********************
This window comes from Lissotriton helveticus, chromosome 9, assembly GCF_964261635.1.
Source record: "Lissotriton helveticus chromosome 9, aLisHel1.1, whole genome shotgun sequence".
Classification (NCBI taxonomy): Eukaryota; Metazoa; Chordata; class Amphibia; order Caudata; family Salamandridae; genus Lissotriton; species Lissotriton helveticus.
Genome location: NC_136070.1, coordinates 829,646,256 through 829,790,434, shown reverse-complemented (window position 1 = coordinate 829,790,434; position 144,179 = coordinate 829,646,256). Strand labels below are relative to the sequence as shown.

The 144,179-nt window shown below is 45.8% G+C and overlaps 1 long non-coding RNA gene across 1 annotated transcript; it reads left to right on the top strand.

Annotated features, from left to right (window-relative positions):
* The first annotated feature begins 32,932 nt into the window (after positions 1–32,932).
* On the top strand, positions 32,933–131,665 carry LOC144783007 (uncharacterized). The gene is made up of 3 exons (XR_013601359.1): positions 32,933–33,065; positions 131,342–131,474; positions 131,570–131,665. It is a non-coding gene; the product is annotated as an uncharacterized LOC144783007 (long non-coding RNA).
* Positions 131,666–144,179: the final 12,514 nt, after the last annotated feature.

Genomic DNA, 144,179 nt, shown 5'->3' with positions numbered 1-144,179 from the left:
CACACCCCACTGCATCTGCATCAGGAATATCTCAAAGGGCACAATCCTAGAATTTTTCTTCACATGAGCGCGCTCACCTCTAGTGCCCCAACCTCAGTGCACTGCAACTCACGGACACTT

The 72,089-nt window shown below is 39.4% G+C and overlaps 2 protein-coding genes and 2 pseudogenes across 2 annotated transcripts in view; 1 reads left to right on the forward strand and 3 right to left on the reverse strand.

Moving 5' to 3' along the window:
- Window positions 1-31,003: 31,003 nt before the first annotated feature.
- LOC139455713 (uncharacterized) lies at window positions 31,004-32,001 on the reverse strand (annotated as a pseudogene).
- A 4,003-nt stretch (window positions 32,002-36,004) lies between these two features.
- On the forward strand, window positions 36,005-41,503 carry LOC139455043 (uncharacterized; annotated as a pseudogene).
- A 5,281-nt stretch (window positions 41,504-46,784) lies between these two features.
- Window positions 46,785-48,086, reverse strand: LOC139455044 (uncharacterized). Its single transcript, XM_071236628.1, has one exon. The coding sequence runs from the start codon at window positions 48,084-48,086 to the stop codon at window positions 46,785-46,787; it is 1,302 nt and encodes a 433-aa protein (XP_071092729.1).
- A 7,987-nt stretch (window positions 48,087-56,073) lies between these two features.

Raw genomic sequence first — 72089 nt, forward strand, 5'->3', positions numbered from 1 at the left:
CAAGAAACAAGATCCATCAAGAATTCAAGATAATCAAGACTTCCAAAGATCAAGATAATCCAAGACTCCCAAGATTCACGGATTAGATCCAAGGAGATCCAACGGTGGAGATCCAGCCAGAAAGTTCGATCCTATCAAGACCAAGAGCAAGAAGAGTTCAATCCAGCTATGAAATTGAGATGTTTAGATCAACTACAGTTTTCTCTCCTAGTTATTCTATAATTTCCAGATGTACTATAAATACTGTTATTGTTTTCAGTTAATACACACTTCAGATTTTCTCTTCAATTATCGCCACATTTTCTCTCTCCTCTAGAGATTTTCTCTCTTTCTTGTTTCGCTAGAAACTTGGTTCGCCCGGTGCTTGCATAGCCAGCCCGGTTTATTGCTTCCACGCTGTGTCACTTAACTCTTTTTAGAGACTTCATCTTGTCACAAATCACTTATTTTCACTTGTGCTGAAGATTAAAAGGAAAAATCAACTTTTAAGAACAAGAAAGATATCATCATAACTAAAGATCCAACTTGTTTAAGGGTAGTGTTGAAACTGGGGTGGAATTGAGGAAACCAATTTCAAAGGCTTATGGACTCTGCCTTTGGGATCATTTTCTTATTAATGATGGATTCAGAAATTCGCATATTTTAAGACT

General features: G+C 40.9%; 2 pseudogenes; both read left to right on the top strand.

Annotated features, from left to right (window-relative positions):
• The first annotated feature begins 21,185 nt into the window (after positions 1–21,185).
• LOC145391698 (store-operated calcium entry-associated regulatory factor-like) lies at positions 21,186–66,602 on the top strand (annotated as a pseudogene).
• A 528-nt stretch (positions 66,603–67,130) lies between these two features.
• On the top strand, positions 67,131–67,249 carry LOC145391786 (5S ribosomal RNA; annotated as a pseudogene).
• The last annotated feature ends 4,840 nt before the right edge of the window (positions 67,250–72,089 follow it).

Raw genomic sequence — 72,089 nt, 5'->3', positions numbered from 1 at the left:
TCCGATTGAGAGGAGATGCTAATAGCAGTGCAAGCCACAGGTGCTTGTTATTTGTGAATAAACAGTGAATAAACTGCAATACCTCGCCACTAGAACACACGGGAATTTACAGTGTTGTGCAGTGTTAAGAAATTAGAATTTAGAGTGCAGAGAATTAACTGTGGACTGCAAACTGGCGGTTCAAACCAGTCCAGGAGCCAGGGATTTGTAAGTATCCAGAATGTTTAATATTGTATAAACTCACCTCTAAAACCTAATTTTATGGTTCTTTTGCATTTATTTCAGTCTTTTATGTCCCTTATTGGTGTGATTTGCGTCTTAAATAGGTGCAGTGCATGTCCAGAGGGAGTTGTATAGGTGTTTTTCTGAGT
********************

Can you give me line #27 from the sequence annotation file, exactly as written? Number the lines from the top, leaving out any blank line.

• A 528-nt stretch (positions 66,603–67,130) lies between these two features.